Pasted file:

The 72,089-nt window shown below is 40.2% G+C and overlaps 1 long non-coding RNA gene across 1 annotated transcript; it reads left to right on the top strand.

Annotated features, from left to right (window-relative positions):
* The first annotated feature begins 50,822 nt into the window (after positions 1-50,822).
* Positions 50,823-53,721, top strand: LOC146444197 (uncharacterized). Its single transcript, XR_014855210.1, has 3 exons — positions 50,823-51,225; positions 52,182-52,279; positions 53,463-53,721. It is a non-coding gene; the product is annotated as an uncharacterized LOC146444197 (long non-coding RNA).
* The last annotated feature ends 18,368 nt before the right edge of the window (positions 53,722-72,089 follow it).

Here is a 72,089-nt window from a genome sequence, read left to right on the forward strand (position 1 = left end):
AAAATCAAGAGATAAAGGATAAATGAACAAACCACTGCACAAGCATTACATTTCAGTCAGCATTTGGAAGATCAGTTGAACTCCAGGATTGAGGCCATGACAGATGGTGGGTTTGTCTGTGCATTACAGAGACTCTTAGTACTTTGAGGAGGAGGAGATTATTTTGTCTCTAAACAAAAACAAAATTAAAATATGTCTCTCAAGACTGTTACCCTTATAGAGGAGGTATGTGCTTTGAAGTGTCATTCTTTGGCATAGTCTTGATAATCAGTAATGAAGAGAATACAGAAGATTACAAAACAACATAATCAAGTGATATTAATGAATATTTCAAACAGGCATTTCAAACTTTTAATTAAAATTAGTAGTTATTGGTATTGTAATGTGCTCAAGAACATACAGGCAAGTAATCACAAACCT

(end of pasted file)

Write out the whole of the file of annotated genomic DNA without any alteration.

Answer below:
The 72,089-nt window shown below is 40.2% G+C and overlaps 1 long non-coding RNA gene across 1 annotated transcript; it reads left to right on the top strand.

Annotated features, from left to right (window-relative positions):
* The first annotated feature begins 50,822 nt into the window (after positions 1-50,822).
* Positions 50,823-53,721, top strand: LOC146444197 (uncharacterized). Its single transcript, XR_014855210.1, has 3 exons — positions 50,823-51,225; positions 52,182-52,279; positions 53,463-53,721. It is a non-coding gene; the product is annotated as an uncharacterized LOC146444197 (long non-coding RNA).
* The last annotated feature ends 18,368 nt before the right edge of the window (positions 53,722-72,089 follow it).

Here is a 72,089-nt window from a genome sequence, read left to right on the forward strand (position 1 = left end):
AAAATCAAGAGATAAAGGATAAATGAACAAACCACTGCACAAGCATTACATTTCAGTCAGCATTTGGAAGATCAGTTGAACTCCAGGATTGAGGCCATGACAGATGGTGGGTTTGTCTGTGCATTACAGAGACTCTTAGTACTTTGAGGAGGAGGAGATTATTTTGTCTCTAAACAAAAACAAAATTAAAATATGTCTCTCAAGACTGTTACCCTTATAGAGGAGGTATGTGCTTTGAAGTGTCATTCTTTGGCATAGTCTTGATAATCAGTAATGAAGAGAATACAGAAGATTACAAAACAACATAATCAAGTGATATTAATGAATATTTCAAACAGGCATTTCAAACTTTTAATTAAAATTAGTAGTTATTGGTATTGTAATGTGCTCAAGAACATACAGGCAAGTAATCACAAACCT